Dade County, at the Southern tip of the Florida peninsula, is home to 2.1 million people. The natural boarders of the Atlantic Ocean on the east and Everglades National Park to the west limit residential expansion. At the same time, rapid urbanization has resulted in the loss of 98.4% of native forest area. In 1986, a group of parents, teachers and children, began building a native tropical forest, called the hammock, in a barren section of the Kenwood Elementary School grounds. From the beginning, the intent of the Kenwoods Learning Center has been to create a laboratory to foster appreciation of Florida's native plant heritage.
Kenwoods Learning Center is amply fulfilling its mission. Teachers routinely use the hammock as a curriculum resource. Students, parents, and friends participate in workdays four or five times a year in which they plant new trees, mulch, clean up trash and remove invasive plants. As they do, they learn in a hands-on fashion the difficulties and joys of caring for their own forest. Two picnics every year typically include "adult time" with talks by native tree experts, landscape designers or tree pruning specialists. A guidebook helps schools, families, and visitors learn about the project's history and scope. Volunteers are producing a videotape series on various aspects of the Learning Center for the school's closed circuit TV system. Additionally, in the future, a butterfly garden in the school's main courtyard will provide a new educational aspect.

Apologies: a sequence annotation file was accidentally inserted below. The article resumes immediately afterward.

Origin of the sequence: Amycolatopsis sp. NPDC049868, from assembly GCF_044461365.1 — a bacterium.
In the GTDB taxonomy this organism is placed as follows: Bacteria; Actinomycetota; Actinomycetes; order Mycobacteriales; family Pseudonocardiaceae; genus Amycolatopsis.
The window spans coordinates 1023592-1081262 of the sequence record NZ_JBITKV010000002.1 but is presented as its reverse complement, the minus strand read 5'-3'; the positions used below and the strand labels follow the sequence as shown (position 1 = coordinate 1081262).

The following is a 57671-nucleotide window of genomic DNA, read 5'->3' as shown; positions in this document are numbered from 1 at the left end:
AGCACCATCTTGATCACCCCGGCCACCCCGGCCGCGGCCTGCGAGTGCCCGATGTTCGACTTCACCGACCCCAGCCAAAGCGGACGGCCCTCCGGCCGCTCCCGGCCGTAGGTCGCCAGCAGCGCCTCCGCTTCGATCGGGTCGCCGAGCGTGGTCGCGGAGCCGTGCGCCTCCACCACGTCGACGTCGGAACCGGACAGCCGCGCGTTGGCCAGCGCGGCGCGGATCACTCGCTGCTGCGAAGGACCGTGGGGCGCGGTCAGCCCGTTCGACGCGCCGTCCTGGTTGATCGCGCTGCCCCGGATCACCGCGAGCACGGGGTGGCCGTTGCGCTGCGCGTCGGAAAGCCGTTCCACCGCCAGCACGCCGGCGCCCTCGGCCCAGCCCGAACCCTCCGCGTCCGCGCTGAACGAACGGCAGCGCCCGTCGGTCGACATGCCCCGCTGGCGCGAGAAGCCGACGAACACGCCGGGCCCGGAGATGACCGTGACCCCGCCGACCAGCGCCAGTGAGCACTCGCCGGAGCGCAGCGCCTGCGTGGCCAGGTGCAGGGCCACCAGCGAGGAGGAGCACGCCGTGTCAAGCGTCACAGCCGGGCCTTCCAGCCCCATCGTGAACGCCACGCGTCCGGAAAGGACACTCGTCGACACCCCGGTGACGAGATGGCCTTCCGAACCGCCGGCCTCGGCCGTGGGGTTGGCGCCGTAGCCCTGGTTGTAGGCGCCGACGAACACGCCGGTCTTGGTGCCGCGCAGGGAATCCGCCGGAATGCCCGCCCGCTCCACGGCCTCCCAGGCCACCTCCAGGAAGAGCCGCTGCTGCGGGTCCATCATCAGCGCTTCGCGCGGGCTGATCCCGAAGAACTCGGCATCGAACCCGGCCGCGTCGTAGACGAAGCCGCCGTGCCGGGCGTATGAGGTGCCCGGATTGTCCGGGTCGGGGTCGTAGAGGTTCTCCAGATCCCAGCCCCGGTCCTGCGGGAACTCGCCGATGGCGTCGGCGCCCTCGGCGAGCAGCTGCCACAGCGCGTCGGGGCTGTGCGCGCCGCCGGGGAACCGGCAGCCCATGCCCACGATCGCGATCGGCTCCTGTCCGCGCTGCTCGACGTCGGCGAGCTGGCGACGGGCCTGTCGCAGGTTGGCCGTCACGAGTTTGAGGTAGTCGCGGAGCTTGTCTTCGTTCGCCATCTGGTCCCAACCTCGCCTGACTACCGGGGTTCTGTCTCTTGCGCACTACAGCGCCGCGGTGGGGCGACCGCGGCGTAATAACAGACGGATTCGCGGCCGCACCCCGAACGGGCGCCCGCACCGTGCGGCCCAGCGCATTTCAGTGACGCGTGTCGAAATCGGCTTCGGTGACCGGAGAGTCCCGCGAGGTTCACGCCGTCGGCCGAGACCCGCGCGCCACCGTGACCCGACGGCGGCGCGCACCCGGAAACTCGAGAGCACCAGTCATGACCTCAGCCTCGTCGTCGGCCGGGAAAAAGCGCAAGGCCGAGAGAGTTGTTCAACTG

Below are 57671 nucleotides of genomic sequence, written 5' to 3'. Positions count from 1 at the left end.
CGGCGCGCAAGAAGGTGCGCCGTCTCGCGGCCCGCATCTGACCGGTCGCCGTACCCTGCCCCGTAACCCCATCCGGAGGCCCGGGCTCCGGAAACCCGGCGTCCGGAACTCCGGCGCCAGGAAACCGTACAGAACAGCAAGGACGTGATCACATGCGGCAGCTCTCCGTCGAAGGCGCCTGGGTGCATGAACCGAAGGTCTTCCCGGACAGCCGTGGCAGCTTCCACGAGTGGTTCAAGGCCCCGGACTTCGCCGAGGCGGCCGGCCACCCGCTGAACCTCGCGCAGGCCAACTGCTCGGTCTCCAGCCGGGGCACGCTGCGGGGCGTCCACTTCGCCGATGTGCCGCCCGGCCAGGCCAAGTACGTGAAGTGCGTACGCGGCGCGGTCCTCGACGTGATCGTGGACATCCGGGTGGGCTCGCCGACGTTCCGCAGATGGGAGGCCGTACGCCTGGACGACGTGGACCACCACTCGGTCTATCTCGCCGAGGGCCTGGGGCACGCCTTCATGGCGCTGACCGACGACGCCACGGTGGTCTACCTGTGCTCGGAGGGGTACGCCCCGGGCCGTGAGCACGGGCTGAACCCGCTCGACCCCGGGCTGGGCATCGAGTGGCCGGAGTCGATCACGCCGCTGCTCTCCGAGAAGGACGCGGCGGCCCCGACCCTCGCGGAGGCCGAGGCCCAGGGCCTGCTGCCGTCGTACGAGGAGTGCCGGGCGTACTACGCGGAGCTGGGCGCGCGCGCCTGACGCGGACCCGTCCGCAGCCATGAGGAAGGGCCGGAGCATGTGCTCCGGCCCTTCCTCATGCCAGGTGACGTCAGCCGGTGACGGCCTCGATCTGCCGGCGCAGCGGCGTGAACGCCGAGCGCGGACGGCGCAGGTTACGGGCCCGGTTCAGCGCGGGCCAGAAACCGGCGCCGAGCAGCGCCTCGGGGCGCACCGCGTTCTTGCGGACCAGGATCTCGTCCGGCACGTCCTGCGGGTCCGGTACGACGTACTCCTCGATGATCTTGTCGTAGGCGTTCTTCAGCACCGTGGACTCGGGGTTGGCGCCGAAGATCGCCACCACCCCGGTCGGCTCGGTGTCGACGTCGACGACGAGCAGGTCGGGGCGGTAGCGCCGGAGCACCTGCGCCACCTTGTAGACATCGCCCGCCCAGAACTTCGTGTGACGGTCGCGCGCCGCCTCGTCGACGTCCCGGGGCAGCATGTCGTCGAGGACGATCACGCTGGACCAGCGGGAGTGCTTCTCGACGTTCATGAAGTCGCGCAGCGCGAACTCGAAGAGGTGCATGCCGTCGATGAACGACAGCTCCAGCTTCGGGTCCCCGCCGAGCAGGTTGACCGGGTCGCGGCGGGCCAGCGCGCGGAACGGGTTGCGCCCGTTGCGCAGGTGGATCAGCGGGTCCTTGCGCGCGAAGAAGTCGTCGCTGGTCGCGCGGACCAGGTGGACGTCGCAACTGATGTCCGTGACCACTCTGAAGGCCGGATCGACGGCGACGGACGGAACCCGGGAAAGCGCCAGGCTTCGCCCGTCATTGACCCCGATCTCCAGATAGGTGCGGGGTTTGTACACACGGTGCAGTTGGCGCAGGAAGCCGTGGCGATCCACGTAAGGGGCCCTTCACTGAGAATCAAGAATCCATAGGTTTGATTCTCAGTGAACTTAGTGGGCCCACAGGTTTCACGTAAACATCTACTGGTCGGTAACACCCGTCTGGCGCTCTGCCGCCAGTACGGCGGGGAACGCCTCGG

The larger community is also benefiting. This project has served as a model for similar projects at numerous other schools. Many school groups have visited the center. It has served as a demonstration project for community college native plant landscape classes. It has hosted the Native Plant Society's annual conference. Scouts have successfully fulfilled nature and public service requirements at the center. Neighbors have landscaped their homes using native trees due to the knowledge they obtained at the center. Additionally, the site has become a favorite bird-watching observation post for Tropical Audubon Society members.